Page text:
By Fuchsia Curry, AngelNews

During Spring 2011 AngelNews, with the support of MunichRe, undertook a research project into the views and perceptions of 154 early stage investors, entrepreneurs and advisers in the area of IP protection, and spoke to 14 VC Fund Managers. The aim was to understand the importance these groups placed on IP in the fast growing businesses with which they are involved, and also their opinion on IP insurance and what constitutes a “good” policy.

How important is IP?

Clearly, IP is very important for both investors and entrepreneurs, with 64% of investors stating that over half of their IP rich investments are “totally dependent” on their IP for success. The worth of IP is measured more in terms of what it enables the company to do, as opposed to an intrinsic monetary value.
When asked to place a value on IP as a percentage of the total value of the business, versus a monetary value – investors, at early stage, stated 25%, with a value of less than £2m – with both figures increasing in line with growth of the company. Entrepreneurs, putting a slightly higher monetary value on IP, agreed it would increase with company growth.

Both groups see the benefit in holding IP for a long period of time, with 44% of entrepreneurs believing after 5 years they could command a premium of between 25% and 100% over their competitors.

Interestingly the VC’s implied the primary reason for infringement challenges was as a tactical move from a third party to initiate a deal, be it commercial, i.e. a licensing agreement, or to generate a trade sale/acquisition.

The threat of attack is very prominent, with 46% of investors saying 26-50% of their investees had faced serious threats. Notably, they also expressed doubt in their investees IP, believing that one or more may be infringing a third party’s IP in the UK. And this isn’t unfounded, as our survey revealed that 1/3 of entrepreneurs were unaware of whether they were infringing or not, despite having monitoring systems in place! Many entrepreneurs (29%) stated they had seen or expected a challenge – perhaps more crucially, 25% said they had insufficient budget to fight it. This assertion may explain why our responding advisers seem somewhat in the dark of the extent of the threat, claiming only 10% of their clients had faced serious threats; but perhaps entrepreneurs, knowing they can’t afford it, don’t even bother going to them for help.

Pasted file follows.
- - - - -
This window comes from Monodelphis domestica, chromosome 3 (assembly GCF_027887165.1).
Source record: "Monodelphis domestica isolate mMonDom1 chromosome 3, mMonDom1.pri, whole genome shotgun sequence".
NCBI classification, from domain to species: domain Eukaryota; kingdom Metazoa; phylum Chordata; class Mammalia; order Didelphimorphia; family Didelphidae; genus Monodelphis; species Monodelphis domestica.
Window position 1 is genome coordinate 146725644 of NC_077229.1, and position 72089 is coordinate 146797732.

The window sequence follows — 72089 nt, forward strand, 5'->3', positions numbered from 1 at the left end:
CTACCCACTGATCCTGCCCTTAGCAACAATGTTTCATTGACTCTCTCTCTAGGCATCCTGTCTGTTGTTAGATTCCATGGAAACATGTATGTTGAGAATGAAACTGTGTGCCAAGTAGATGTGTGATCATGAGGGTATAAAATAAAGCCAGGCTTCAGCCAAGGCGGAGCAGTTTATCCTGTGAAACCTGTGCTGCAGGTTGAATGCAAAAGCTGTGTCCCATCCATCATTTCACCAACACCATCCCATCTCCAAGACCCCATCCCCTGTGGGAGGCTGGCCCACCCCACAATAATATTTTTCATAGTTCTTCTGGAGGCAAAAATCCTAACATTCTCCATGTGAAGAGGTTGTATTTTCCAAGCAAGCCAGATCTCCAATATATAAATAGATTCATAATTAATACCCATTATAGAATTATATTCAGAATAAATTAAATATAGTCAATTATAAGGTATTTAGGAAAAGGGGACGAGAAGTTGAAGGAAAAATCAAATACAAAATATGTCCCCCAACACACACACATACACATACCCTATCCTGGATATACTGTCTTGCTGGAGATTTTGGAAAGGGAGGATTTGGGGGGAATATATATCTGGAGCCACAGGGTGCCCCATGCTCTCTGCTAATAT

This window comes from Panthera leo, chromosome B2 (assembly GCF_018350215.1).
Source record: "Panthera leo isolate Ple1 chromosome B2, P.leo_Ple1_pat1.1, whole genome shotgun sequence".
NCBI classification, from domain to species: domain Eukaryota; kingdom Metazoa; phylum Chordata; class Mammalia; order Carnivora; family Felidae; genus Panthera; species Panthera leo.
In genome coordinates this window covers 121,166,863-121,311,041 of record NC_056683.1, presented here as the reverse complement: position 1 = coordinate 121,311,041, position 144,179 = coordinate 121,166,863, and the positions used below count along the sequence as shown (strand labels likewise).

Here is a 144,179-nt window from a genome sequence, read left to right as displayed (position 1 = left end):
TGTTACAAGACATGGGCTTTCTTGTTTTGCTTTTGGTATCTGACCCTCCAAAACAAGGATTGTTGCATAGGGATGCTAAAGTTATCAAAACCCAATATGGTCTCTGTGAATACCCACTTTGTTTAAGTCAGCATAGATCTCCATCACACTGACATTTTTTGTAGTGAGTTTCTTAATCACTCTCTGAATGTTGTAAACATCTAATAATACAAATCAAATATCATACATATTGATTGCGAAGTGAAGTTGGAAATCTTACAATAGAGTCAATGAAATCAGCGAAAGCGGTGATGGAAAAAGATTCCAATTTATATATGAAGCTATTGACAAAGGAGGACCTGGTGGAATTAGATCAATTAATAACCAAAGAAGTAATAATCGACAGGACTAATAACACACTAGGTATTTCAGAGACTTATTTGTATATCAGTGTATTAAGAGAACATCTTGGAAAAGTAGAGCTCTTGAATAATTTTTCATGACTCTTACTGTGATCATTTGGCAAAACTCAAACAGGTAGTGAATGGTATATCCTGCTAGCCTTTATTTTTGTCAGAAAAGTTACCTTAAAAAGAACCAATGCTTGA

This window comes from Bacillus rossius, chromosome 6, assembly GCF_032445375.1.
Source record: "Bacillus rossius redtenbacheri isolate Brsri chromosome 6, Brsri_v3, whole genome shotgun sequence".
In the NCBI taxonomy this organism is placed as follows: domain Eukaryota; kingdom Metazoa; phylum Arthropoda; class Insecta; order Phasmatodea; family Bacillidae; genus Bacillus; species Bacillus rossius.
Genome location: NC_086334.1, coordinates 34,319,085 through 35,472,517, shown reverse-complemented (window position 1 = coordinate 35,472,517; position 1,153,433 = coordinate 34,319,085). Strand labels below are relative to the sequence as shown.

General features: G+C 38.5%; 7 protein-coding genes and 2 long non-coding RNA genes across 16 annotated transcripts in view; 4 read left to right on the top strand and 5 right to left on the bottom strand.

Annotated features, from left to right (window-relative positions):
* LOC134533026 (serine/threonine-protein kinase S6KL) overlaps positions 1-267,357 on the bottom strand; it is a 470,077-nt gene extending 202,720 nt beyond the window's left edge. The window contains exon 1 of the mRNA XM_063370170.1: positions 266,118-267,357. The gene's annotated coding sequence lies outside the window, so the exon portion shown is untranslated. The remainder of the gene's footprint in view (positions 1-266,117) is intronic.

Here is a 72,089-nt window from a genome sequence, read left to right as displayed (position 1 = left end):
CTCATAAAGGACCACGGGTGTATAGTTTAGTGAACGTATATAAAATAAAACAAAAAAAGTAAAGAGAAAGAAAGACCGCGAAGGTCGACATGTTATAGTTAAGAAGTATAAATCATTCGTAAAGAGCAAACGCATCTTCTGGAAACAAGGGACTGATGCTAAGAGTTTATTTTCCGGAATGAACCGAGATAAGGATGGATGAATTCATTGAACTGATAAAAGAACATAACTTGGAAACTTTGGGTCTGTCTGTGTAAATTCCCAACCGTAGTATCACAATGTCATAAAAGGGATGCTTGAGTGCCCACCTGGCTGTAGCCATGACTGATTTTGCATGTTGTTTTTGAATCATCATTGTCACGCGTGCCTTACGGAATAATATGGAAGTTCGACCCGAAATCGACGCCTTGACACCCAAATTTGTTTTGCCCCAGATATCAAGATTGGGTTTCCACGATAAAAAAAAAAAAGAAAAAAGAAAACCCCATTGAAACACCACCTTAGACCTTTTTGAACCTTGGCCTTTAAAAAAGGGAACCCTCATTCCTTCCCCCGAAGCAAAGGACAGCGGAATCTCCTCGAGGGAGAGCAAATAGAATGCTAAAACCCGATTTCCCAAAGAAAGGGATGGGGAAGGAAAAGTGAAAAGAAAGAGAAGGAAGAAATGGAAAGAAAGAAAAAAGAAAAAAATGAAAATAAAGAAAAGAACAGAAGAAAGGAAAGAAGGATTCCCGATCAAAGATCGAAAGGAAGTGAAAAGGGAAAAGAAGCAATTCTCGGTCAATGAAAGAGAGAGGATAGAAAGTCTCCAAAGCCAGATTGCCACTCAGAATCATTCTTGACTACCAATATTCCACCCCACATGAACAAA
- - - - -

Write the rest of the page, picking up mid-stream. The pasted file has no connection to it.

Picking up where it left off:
The general consensus was that primary responsibility of the safety of IP lay in the hands of the management team, in particular the CEO. And most investors believed the companies have internal monitoring systems in place, and “good advisers” keeping check.

Advice, who needs it?

Although advisers have a slightly different stance to investors and entrepreneurs, they are a very important informal channel for education and advice, especially for CEO’s, in directing them towards specialist expertise. In the question of IP insurance, although it’s not a typical thing for this group to advise on, they certainly saw the potential power of it, and would advise purchasing it, if a good policy was available.

There is a clear motive for advisers to recommend IP insurance, in that it will pay their fees when an allegation is made. In addition, they also believe it will add value to the business.

Therefore, in the eyes of an insurance broker, advisers are an important group to win over. However, as the survey exposes, 37% of entrepreneurs revealed they’d initially consult their patent attorney (37%) when considering insurance; alternatively 33% said they wouldn’t turn to any of their advisers, suggesting investors and informal advisers will play a considerable role in the decision-making.

IP insurance